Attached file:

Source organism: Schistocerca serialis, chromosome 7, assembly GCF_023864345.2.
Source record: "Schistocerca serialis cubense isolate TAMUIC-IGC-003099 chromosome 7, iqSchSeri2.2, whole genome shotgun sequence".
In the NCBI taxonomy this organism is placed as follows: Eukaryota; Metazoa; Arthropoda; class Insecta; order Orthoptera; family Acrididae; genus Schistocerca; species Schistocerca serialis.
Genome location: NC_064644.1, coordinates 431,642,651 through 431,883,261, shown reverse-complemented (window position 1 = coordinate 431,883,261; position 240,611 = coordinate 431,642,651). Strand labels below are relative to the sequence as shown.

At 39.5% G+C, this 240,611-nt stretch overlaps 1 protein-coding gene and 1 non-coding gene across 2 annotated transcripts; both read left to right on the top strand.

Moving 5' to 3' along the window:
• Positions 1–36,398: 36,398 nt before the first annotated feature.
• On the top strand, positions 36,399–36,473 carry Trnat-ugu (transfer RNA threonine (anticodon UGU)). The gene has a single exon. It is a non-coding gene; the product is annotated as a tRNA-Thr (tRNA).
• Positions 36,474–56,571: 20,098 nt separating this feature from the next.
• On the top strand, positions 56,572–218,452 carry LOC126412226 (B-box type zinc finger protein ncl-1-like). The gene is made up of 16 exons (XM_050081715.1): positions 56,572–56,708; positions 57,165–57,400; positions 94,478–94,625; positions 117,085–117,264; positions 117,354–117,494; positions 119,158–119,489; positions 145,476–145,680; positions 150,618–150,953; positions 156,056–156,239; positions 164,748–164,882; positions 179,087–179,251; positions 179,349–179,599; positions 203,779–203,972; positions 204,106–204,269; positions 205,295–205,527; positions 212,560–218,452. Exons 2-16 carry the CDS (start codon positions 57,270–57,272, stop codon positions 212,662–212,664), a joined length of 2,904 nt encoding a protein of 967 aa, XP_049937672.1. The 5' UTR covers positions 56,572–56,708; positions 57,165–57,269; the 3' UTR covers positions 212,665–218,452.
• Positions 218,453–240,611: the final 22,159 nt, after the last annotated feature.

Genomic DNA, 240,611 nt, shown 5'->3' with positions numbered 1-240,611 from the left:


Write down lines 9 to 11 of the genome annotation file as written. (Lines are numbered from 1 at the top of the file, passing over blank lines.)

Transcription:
• Positions 36,474–56,571: 20,098 nt separating this feature from the next.
• On the top strand, positions 56,572–218,452 carry LOC126412226 (B-box type zinc finger protein ncl-1-like). The gene is made up of 16 exons (XM_050081715.1): positions 56,572–56,708; positions 57,165–57,400; positions 94,478–94,625; positions 117,085–117,264; positions 117,354–117,494; positions 119,158–119,489; positions 145,476–145,680; positions 150,618–150,953; positions 156,056–156,239; positions 164,748–164,882; positions 179,087–179,251; positions 179,349–179,599; positions 203,779–203,972; positions 204,106–204,269; positions 205,295–205,527; positions 212,560–218,452. Exons 2-16 carry the CDS (start codon positions 57,270–57,272, stop codon positions 212,662–212,664), a joined length of 2,904 nt encoding a protein of 967 aa, XP_049937672.1. The 5' UTR covers positions 56,572–56,708; positions 57,165–57,269; the 3' UTR covers positions 212,665–218,452.
• Positions 218,453–240,611: the final 22,159 nt, after the last annotated feature.